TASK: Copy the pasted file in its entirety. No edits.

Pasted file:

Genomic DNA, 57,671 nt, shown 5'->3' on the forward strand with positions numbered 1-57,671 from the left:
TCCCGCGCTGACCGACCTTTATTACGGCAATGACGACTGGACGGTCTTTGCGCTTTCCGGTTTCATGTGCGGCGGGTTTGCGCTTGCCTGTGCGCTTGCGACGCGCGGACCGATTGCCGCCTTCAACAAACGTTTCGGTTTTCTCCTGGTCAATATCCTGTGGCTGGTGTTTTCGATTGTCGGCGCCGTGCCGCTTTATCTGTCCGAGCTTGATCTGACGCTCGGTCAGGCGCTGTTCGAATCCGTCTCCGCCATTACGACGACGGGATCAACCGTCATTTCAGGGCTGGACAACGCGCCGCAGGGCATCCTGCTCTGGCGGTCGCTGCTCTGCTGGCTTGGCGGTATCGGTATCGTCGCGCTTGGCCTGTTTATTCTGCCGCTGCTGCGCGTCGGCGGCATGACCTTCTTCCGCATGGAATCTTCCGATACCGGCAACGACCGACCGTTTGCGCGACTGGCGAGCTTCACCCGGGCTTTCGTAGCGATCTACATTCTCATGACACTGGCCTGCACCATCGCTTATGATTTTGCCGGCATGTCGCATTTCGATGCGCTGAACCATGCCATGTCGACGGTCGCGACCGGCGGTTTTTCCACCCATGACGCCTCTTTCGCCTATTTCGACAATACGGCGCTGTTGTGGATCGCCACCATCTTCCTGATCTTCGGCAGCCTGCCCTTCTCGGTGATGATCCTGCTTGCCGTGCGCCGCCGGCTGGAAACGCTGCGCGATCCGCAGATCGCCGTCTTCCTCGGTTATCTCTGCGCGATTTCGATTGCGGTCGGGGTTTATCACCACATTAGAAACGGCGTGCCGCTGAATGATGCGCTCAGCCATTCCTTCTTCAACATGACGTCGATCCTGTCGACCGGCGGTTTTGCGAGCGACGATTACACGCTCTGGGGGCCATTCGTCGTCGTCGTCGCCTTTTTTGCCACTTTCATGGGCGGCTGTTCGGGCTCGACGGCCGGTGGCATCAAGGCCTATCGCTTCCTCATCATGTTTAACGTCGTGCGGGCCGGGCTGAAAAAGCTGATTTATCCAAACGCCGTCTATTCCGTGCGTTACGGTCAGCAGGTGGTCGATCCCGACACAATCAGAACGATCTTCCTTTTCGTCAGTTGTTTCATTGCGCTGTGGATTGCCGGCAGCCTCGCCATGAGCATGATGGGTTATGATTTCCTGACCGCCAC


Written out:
Genomic DNA, 57,671 nt, shown 5'->3' on the forward strand with positions numbered 1-57,671 from the left:
TCCCGCGCTGACCGACCTTTATTACGGCAATGACGACTGGACGGTCTTTGCGCTTTCCGGTTTCATGTGCGGCGGGTTTGCGCTTGCCTGTGCGCTTGCGACGCGCGGACCGATTGCCGCCTTCAACAAACGTTTCGGTTTTCTCCTGGTCAATATCCTGTGGCTGGTGTTTTCGATTGTCGGCGCCGTGCCGCTTTATCTGTCCGAGCTTGATCTGACGCTCGGTCAGGCGCTGTTCGAATCCGTCTCCGCCATTACGACGACGGGATCAACCGTCATTTCAGGGCTGGACAACGCGCCGCAGGGCATCCTGCTCTGGCGGTCGCTGCTCTGCTGGCTTGGCGGTATCGGTATCGTCGCGCTTGGCCTGTTTATTCTGCCGCTGCTGCGCGTCGGCGGCATGACCTTCTTCCGCATGGAATCTTCCGATACCGGCAACGACCGACCGTTTGCGCGACTGGCGAGCTTCACCCGGGCTTTCGTAGCGATCTACATTCTCATGACACTGGCCTGCACCATCGCTTATGATTTTGCCGGCATGTCGCATTTCGATGCGCTGAACCATGCCATGTCGACGGTCGCGACCGGCGGTTTTTCCACCCATGACGCCTCTTTCGCCTATTTCGACAATACGGCGCTGTTGTGGATCGCCACCATCTTCCTGATCTTCGGCAGCCTGCCCTTCTCGGTGATGATCCTGCTTGCCGTGCGCCGCCGGCTGGAAACGCTGCGCGATCCGCAGATCGCCGTCTTCCTCGGTTATCTCTGCGCGATTTCGATTGCGGTCGGGGTTTATCACCACATTAGAAACGGCGTGCCGCTGAATGATGCGCTCAGCCATTCCTTCTTCAACATGACGTCGATCCTGTCGACCGGCGGTTTTGCGAGCGACGATTACACGCTCTGGGGGCCATTCGTCGTCGTCGTCGCCTTTTTTGCCACTTTCATGGGCGGCTGTTCGGGCTCGACGGCCGGTGGCATCAAGGCCTATCGCTTCCTCATCATGTTTAACGTCGTGCGGGCCGGGCTGAAAAAGCTGATTTATCCAAACGCCGTCTATTCCGTGCGTTACGGTCAGCAGGTGGTCGATCCCGACACAATCAGAACGATCTTCCTTTTCGTCAGTTGTTTCATTGCGCTGTGGATTGCCGGCAGCCTCGCCATGAGCATGATGGGTTATGATTTCCTGACCGCCAC